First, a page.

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Thread: What is Normal?

  1. #1

    Default What is Normal?

    Lately, I've been having a lot of deep thoughts. A lot of deep thoughts about a lot of different things. But one of the thoughts is about the word "normal." Ever since I hit puberty, this word has stood out to me. I want to be normal. That's what made it stand out. The desire to be normal.

    But, yet, I have never been able to make myself feel normal. Before I figured out my sexual orientation or when I figured out I was a TB, or even when I found out I was a furry, I could never feel normal.

    Now my question is, what is normal?

    Normal:
    Conforming to a standard; usual, typical, or expected.

    According to a dictionary, this is normal. But what is 'usual' or 'typical' or 'expected?'

    With the way society is today, there are so many different forms of the word 'normal' that the word should hardly be one word at all, but an entire novel of words. I've heard so many people saying things like 'abnormal' or 'that's not normal' but how do we know it's not normal? What, ultimately, is the base for the word normal? How do we judge it?

    In my opinion, normal neither exists, nor should it exist. Don't we all strive to be our own human beings? Strive to be separate from the human race but also together with it? Isn't it against our nature to want to be the same? If it is, then why do we have the word normal?

    Just my thoughts... and I really hope I don't sound like I'm ranting >.<

  2. #2

    Default

    In my eyes, something is "normal" if it is what the majority of society conform to. So ABDL is not "normal" as it is in no way a majority behaviour. But by that logic, "normal" is constantly changing, and not always for the best... certainly in the UK there is a lot of "normal" behaviour from teenagers that would never have happened when I was a young teen!

    However, personally I see the norm as something I might coincidentally conform to - but I don't go out searching for ways to be "normal" - I am my own self, and I act like I want to act! But, in a social species such as humans, acting "normal" avoids ostracising yourself from people... which in the long term means finding a mate to prolong the species. So conforming to a "norm" is ideally a way to surround yourself with potential mates...

  3. #3

    Default



    Quote Originally Posted by eeyore View Post
    In my eyes, something is "normal" if it is what the majority of society conform to. So ABDL is not "normal" as it is in no way a majority behaviour. But by that logic, "normal" is constantly changing, and not always for the best... certainly in the UK there is a lot of "normal" behaviour from teenagers that would never have happened when I was a young teen!

    However, personally I see the norm as something I might coincidentally conform to - but I don't go out searching for ways to be "normal" - I am my own self, and I act like I want to act! But, in a social species such as humans, acting "normal" avoids ostracising yourself from people... which in the long term means finding a mate to prolong the species. So conforming to a "norm" is ideally a way to surround yourself with potential mates...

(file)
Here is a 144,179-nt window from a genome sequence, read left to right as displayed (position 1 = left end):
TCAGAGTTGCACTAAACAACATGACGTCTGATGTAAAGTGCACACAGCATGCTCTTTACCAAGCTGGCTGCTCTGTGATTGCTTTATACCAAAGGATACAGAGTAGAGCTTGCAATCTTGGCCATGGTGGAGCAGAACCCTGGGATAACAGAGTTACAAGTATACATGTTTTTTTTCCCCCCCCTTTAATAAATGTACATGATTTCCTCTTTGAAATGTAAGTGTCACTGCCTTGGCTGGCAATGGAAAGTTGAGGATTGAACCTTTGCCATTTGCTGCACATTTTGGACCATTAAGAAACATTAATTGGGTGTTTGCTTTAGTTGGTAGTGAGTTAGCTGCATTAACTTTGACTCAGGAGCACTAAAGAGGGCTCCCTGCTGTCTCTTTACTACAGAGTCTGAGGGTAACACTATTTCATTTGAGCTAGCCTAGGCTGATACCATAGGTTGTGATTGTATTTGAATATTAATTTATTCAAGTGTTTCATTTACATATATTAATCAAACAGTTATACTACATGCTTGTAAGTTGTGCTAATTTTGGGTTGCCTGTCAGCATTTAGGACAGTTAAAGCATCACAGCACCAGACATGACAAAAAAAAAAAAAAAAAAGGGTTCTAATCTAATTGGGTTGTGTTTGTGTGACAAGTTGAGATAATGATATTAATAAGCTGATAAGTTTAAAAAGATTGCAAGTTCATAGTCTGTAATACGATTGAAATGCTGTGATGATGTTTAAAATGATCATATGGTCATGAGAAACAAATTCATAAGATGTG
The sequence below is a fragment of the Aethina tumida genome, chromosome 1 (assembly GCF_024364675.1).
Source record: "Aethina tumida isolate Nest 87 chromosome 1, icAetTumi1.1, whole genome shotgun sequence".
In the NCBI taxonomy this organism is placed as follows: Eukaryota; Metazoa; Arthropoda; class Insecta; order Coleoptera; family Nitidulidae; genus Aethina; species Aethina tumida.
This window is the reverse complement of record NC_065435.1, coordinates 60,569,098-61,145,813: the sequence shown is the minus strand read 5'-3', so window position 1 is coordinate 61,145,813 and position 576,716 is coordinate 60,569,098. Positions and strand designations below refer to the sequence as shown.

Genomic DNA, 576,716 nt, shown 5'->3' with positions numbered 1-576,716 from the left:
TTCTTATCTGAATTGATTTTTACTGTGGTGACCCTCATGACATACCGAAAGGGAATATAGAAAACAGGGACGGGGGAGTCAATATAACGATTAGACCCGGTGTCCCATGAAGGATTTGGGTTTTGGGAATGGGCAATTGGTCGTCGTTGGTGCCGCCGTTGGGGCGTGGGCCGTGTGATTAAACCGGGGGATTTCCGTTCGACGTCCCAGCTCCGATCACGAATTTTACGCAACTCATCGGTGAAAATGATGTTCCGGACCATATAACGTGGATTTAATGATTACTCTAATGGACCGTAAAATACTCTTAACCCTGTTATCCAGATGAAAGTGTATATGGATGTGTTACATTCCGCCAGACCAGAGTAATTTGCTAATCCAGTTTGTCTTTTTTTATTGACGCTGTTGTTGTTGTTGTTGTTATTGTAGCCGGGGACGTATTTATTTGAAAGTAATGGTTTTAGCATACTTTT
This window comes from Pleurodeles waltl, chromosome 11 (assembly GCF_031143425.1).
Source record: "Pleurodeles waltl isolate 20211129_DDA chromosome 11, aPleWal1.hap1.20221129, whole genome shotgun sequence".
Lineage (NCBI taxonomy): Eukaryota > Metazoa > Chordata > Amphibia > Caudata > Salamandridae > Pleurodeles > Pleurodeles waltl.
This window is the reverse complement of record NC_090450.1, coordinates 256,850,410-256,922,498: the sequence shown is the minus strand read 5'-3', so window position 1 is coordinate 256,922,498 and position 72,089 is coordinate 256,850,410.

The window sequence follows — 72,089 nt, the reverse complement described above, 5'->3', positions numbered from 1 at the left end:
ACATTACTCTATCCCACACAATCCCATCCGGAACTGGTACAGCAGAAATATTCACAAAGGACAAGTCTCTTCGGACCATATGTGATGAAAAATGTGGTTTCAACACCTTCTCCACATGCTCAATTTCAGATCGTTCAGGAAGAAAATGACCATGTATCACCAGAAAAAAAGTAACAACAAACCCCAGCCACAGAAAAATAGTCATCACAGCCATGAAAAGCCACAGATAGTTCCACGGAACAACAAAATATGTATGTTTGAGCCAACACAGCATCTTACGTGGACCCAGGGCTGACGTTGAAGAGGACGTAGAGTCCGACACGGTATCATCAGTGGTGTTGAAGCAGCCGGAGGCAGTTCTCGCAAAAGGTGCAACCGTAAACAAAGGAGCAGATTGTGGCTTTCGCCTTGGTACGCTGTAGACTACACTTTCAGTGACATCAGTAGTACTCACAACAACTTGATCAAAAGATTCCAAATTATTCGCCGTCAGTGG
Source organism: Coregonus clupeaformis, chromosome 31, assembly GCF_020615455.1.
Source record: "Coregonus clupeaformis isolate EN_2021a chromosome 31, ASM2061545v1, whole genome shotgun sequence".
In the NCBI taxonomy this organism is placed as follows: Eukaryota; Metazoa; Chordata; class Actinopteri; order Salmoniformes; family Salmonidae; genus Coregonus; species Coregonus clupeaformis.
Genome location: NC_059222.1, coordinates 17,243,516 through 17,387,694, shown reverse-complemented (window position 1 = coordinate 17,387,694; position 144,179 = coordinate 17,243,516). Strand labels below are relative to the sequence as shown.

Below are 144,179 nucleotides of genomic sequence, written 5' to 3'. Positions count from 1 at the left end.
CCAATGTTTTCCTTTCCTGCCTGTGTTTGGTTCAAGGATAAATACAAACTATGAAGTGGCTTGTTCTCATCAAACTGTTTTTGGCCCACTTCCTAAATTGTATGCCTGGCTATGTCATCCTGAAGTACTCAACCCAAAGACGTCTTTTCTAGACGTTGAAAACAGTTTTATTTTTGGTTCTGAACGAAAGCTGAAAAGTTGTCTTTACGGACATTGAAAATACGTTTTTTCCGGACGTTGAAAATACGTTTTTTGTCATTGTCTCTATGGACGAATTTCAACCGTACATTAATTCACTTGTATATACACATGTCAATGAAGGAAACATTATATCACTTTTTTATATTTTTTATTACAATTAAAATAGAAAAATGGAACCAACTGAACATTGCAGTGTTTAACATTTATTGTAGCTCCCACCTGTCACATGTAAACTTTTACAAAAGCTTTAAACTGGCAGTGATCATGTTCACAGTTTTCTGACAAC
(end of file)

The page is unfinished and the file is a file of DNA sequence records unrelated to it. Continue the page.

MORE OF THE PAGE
But you don't understand what I'm saying... the way we grow up we grow up to believe that the beliefs of our area and generally our family are the norm, so when we meet people that grew up in a different place with a different lifestyle we consider them to be abnormal.

  4. #4
    Butterfly Mage

    Default

    While "normal" people have better social acceptance, most of the amazing things that move humanity forward are not done by "normal" people but instead are done by exceptional people that are often persecuted.

  5. #5

    Default



    Quote Originally Posted by PrettyFox View Post
    But you don't understand what I'm saying... the way we grow up we grow up to believe that the beliefs of our area and generally our family are the norm, so when we meet people that grew up in a different place with a different lifestyle we consider them to be abnormal.
    Apologies, but I didn't get that from your OP at all...



    In my opinion, normal neither exists, nor should it exist. Don't we all strive to be our own human beings? Strive to be separate from the human race but also together with it? Isn't it against our nature to want to be the same? If it is, then why do we have the word normal?
    I answered it with my opinion...

    As for the idea of our area - it boils down again to primitive behaviour. The world has been constantly getting smaller - wheel/boat/telegram/phone/radio/tv/train/car/plane/internet - each iteration brings more and more people together. But when we lived in caves, we had a very small circle of people around us - if an outside group invaded, the response is to fight to protect your own cave from "outsiders". This has echoed throughout the ages, humans invade countries we think are weaker and different to us - the Indian and African plantations and slave trade for example - and the racist propaganda just highlighted the differences in societies.

    Even nowadays, if you go abroad on holiday, the "rituals" and customs of a different place can seem strange and confusing. It simply boils down to nature and nurture. If you are brought up around a fairly stable set of principles and behaviour, anyone who does not embody this will seem different from your "normal" situation.

    As for ABDL, it's just that with the interconnectivity in the world, we have developed a larger catchment area to define "normal" people with. In a smaller society, it would still be less practised by the remaining members, but wouldn't seem as "abnormal" as compared to the whole world...

    As an aside, I think saying someone is different from your "normal" is much more acceptable than claiming they are "abnormal" - I just feel the semantics are different...

  6. #6

    Default



    Quote Originally Posted by eeyore View Post
    Apologies, but I didn't get that from your OP at all...



    I answered it with my opinion...